Gordon: It occurs to me that—I’ve seen some data. I’ve got to go back and look at the sites here, but I’ve seen some data that, when independent practices are bought out by healthcare systems, we sometimes add a lot of cost. For instance, adding a bunch of facility fees on top of what you suggest be provision of care fees. There’s no improvement in quality outcomes and so, it just adds costs to systems.

That may not be true in all cases. I’ve certainly seen health systems that are brilliant and, when clinicians get folded into them, they have access to resources that previously they couldn’t attach.

I’m thinking, isn’t there an opportunity then, to think about models where, through some primary care cooperative extension or some other managed service organization could provide that external support? It could provide, you know, “We have folks in your region who have health coaching experience or community health worker experience and they’ve been trained externally and they’re supported through these other funding streams so that they can work on behalf of Virginians who are coming to your practice and everybody wins when we do that.”

Beth: Absolutely, and you mention community health workers. One of the pieces that we did with our SIM grant here in Virginia several years ago and the work is ongoing in the Commonwealth was a recognition that, when we talk about community health workers, we kind of talk as though they’re all the same.

I’ll tell you, one of the things that I’ve learned is that, if you’ve met one community health worker program, you’ve met one. Because the training that they provide, the focus, the targeted populations, they can be very different. If we want—and I think we do—if we want there to be reimbursement for those services; if we want to move beyond them constantly being in search of a grant to support their work, then there has to be some kind of credentialing and standardization for community health workers.

We can’t expect the mom and pop private practice to be able to be making those distinctions right now. That’s another piece that we have worked on, trying to add a credentialing process for community health workers.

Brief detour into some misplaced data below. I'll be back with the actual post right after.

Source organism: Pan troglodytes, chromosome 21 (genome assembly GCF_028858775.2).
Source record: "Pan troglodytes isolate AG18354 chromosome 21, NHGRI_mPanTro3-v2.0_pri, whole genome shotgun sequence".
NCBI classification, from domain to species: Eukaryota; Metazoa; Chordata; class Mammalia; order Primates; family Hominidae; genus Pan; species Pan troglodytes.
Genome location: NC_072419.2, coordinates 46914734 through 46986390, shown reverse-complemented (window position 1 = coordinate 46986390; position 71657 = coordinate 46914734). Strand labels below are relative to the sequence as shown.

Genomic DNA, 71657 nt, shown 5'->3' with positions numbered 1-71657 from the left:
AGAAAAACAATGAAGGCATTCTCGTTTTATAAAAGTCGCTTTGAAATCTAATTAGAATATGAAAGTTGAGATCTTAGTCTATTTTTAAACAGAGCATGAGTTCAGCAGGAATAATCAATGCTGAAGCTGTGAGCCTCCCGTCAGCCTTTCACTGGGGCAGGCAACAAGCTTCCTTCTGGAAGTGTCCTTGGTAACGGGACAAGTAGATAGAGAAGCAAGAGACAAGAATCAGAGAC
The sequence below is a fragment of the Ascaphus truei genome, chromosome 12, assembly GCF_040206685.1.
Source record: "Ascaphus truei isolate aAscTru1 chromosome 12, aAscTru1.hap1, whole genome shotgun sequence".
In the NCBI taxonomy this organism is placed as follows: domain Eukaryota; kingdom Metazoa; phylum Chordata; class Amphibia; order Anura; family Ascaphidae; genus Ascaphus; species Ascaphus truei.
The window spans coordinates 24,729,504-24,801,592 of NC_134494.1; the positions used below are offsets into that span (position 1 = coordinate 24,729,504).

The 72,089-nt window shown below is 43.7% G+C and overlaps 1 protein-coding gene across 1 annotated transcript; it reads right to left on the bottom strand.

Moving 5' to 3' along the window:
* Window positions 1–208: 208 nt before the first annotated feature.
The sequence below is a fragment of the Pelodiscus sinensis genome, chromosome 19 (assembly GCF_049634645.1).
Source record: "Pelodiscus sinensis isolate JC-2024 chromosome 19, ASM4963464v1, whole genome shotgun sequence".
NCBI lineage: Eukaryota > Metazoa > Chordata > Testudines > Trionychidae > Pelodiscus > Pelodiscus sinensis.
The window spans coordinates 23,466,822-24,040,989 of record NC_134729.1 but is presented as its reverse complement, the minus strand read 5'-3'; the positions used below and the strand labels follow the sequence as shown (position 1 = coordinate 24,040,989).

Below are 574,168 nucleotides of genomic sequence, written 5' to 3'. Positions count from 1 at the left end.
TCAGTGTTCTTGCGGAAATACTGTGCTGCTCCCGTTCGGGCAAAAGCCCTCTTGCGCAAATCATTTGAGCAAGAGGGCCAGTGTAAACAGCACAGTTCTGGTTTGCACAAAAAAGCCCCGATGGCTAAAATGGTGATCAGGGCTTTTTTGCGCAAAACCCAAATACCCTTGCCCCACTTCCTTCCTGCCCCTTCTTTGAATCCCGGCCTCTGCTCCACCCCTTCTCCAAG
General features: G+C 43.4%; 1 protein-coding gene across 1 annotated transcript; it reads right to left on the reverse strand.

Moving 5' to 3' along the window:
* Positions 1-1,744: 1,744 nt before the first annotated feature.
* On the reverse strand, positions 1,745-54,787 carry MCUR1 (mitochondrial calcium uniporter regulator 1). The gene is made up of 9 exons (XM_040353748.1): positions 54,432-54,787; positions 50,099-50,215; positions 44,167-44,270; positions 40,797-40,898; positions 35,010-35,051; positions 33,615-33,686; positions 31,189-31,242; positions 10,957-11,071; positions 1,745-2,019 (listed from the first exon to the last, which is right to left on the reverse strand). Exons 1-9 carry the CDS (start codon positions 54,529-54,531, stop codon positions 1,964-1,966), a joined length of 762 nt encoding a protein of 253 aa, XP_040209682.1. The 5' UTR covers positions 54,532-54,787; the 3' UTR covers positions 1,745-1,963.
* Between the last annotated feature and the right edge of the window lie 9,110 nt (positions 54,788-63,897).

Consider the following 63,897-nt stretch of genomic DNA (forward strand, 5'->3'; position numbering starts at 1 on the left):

Gordon: That makes a lot of sense. Let an external entity figure out what the criteria are, train people up, and verify their authenticity. It makes me think—I’ve heard that within the Affordable Care Act, there is a provision in legislation for creating a primary care extension service that was not funded, initially. It’s there; it’s all written in and we just need to get that funded and I think we can breathe life into that for any state that wants to do it.

Beth: We can. I’ll tell you, though, we got funding a few years ago from ARC here in Virginia to do a modified version of some of that. We had about 220 primary care practices working with us. While we learned a lot, and I would say that overall, the project was very successful, we did have some unanticipated challenges. The biggest challenge—I feel like I’m harping on this, but was the data piece.

What we found was that the overwhelming majority of our partners could not produce a report on the measures that we were looking at from their EHR. These were not complicated reports; these were all things that should have been done through meaningful use. Our partners were all using compliant EHR systems. I’m just going to tell you that they don’t function the way, perhaps, the vendors might promise that they function.

Gordon: We still have a hill to climb with that. I’m glad you have, at least, the idea of combining different payor data into that all-payor claims database, which gives you insight into five plus million Virginians.

Beth: Absolutely. I do think we’re making improvements on the EHR front, but one of the outcomes was we actually had to go testify at ONC. I think sometimes we assume that maybe the providers just don’t know how to use the software. We learned the hard way that was not the case. It was really challenging to get the reports out.

I keep coming back to, I feel like we have to solve the data problem because the data problem will help us solve the other problems.

Gordon: Yeah, and then, we need that infrastructure where I don’t think we need to train up the primary care work force in how to understand risk adjustment methodologies and other group, or what have you, but we need them to trust that the folks working on their behalf know that well and can help them address these factors.

Beth: Absolutely, that the data is reliable because—and I will say, having looked at a lot of it, it takes a lot of digging, sometimes, for it to be reliable. They’re not whining unfairly. They have a legitimate concern, at times, with the quality of the data that they’re getting.

Gordon: Well, Beth Bortz, thank you so much for your time, today.

Beth: I’m happy to talk with you. I hope you can tell this is a passion for us. We really do believe that our primary care providers are an essential piece—the frontline for Virginia’s healthcare system. It’s really important to us, to all of us, that they are able to thrive.